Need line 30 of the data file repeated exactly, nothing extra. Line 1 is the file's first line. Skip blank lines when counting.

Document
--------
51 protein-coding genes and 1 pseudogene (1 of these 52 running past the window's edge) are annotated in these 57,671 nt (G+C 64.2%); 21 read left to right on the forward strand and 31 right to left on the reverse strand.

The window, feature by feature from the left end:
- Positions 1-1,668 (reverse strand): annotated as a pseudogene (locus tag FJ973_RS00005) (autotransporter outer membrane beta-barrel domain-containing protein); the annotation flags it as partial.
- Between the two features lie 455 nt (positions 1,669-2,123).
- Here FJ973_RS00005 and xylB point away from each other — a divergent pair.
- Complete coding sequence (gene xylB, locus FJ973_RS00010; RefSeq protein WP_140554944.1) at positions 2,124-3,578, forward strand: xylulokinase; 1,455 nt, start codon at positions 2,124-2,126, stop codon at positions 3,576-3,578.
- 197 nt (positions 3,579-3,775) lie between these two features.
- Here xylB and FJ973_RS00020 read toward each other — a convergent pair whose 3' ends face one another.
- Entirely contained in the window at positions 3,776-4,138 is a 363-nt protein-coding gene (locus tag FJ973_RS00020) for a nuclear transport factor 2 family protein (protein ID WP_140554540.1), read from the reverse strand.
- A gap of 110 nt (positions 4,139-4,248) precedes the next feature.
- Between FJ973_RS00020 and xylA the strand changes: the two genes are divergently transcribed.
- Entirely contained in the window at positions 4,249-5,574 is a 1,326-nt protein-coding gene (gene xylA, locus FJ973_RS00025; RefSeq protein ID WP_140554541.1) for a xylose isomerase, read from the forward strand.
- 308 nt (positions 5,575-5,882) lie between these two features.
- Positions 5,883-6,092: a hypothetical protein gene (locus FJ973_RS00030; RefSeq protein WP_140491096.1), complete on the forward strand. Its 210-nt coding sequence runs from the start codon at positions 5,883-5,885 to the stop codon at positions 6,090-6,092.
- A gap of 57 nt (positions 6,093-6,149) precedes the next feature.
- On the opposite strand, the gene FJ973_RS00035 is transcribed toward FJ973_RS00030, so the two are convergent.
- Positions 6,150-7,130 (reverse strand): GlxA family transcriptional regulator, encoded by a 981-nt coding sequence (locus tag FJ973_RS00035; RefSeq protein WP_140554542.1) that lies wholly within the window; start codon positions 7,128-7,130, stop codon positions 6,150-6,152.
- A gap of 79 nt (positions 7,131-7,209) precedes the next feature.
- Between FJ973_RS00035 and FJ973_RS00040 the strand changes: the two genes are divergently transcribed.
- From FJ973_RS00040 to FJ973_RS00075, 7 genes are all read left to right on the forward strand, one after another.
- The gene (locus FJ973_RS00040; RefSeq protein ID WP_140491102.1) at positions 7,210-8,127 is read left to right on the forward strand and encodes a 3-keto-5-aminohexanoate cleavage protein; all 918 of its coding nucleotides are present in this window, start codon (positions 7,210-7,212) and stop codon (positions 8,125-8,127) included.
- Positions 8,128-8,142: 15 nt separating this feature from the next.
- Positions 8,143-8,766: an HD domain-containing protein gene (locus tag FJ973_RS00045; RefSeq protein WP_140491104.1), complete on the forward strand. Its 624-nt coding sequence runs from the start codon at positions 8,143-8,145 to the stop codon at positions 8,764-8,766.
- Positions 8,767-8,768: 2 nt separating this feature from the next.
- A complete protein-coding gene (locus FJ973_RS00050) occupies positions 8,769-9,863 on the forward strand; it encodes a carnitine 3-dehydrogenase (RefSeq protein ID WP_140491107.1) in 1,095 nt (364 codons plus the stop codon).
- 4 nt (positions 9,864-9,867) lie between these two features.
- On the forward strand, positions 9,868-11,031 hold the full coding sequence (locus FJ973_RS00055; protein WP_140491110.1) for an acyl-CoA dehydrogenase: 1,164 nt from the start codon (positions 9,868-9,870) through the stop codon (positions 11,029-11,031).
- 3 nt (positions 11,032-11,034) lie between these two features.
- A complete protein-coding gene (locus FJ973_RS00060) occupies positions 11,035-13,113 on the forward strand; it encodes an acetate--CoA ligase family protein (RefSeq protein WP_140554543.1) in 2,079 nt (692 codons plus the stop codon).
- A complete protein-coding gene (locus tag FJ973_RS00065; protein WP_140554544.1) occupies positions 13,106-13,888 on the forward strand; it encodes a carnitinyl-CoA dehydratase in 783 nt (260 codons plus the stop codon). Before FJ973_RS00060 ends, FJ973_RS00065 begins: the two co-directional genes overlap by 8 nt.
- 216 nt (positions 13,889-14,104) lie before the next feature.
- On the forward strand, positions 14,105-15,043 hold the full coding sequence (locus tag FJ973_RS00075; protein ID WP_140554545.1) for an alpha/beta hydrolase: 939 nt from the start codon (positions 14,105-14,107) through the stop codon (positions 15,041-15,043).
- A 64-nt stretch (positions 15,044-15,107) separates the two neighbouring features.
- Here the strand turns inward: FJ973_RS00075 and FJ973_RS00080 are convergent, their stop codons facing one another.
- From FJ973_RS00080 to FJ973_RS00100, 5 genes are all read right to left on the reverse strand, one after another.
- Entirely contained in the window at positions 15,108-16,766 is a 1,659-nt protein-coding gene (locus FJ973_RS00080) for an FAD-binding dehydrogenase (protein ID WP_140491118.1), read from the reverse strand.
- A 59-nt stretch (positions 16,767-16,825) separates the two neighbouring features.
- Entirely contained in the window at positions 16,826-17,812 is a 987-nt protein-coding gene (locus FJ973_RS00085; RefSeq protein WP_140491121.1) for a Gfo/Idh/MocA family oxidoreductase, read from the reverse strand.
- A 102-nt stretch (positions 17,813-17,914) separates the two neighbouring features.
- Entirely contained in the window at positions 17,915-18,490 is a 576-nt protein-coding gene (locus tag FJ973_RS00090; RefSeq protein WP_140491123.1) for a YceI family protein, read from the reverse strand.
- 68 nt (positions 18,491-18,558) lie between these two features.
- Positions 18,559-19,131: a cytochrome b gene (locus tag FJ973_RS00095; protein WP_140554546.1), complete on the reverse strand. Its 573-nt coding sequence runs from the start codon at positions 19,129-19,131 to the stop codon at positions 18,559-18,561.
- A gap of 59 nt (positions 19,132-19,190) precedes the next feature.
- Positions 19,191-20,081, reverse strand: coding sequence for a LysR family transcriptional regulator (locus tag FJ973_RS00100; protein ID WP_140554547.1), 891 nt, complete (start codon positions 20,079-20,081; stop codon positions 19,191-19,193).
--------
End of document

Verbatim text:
- A complete protein-coding gene (locus tag FJ973_RS00065; protein WP_140554544.1) occupies positions 13,106-13,888 on the forward strand; it encodes a carnitinyl-CoA dehydratase in 783 nt (260 codons plus the stop codon). Before FJ973_RS00060 ends, FJ973_RS00065 begins: the two co-directional genes overlap by 8 nt.